Summer and Fall 2017: Internships in Conservation Leadership

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About the Internship

The interships in Summer and Fall 2017 were conducted as part of the course IDS 368. The intership mandates 200 hours at the host institution. Host institutions were the Back Bay National Wildlife Refuge in Virginia, the Great Dysmal Swamp National Wildlife Refuge in Virginia, and the Uvalde National Fish Hatchery in Texas. Four students conducted full-time internships at Back Bay, three students carried out parttime internships at Great Dismal Swamp, and one student experienced a fulltime internship at Uvalde.

Each intership required an individual application to ensure that the student is matched to requirements of a particular internship. After submission of the application, an interview was scheduled with the advisors to ensure that there was an optimal match between the host, project, location, etc., and the students interests and qualifications.

Each internship focused on a "real-world issue" that constituted a leadership challenge in conservation. The student was expected to use the concepts of adaptation science to analyse the issue and to develop options of how to address the issue. Each student was mentored in the context of IDS 368 and had a dedicated supervisor at the host institution. Weekly reports and weekly conversations of mentor and student ensured that the mentor could provide guidance and support the student when needed.

The deliverables of the internship include:

  • An case study paper on the specific issue. This case study paper was prepared as part of the Sustainability Leadership Class (BIOL/OEAS 495).
  • A final report providing details on the issue, including the hazards, vulnerability, foresight, decision making, options, and recommendations.
  • A one-page executive summary of the project and the resulting recommendations in a wording for non-experts.
  • A short story on the experience of the internship and the personal value this experience has.
  • A YouTube video providing a concise overview of the project and its outcomes. Examples of such videos can seen at the CDIP YouTube page.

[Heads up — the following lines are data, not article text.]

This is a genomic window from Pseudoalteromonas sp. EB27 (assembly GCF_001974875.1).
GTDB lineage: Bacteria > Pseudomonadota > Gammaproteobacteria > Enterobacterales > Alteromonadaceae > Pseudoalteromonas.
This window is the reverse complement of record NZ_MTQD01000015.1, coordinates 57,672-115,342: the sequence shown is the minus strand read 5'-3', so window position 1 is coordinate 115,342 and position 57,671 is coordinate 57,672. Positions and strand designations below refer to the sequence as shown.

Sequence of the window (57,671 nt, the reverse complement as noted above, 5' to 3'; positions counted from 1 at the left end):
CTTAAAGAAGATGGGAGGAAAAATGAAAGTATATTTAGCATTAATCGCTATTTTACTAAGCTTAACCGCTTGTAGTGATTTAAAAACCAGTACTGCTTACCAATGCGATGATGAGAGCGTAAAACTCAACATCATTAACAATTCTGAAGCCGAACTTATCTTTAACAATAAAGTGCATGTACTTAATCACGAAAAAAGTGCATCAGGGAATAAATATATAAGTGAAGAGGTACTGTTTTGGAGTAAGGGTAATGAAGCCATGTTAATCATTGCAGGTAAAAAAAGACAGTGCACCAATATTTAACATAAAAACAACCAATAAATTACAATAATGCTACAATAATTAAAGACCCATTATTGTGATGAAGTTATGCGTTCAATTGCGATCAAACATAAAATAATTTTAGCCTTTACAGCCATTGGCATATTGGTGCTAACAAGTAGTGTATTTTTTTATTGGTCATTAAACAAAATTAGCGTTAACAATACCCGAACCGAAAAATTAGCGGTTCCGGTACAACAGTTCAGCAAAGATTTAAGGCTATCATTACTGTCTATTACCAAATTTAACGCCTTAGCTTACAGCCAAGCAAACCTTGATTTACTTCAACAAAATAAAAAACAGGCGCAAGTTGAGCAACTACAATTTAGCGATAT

There was financial support available for the internships, including travel costs, lodging, per diem for food, and insurance fees. The availability of funding is depending on economic needs and academic standing. A GPA of 3.0 was required to be eligible for funding.

Orientation Workshop

All interns participated in an orientation workshop held at the beginning of the internship. For the interns placed in local NWRs, the Orientation Workshop took place on July 18-19, 2017 at the headquarters of the Back Bay National Wildlife Refuge in Virginia Beach. At this workshop, the students were introduced to multiple aspects of working at a Federal agency such as the Fish and Wildlife Service and engage in reflections about ethical and social sides of conservation and sustainability (see the agenda). Among others, the interns prepared a legacy (see below). They also wrote letters to themselves detailing three things they have to ackomplish at the end of the internship providing reasons why they see the need for these things. These letters were then mailed to them after the internship.

Interns, FWS representatives, and instructors at the Orientation Workshop.
Front row from the left: Terry Ramey, Peter Ahl, Nikolai Karlov, Kahlil Scribner, Eddie Hill, Doug Brewer, Hans-Peter Plag
Back row from the left: Kathryn Owens, Caroline, Elaina Simpson, Karlie Pritchard, Brooke Bass, Chris Lowie, Mamie Parker, Lauren Mowbary.

Legacy sketch prepared by the interns during the Orientation Workshop.

Each intern was asked to develop a coat of arms reflecting their Motto, My Misson of Victory, My Core Values, My Service to Society, My Contribution, Remember me.

About the Interns and Outcomes

Here we provide the results for several of the interns.

PETER AHL (Internship in Spring 2018):







  • Case study paper: Adaptation Strategies and Impacts of Climate Change on Bird Populations in The Great Dismal Swamp National Wildlife Refuge
  • Project Report: The Great Dismal Swamp: Impacts on bird populations from 1983 to present.
  • Reflections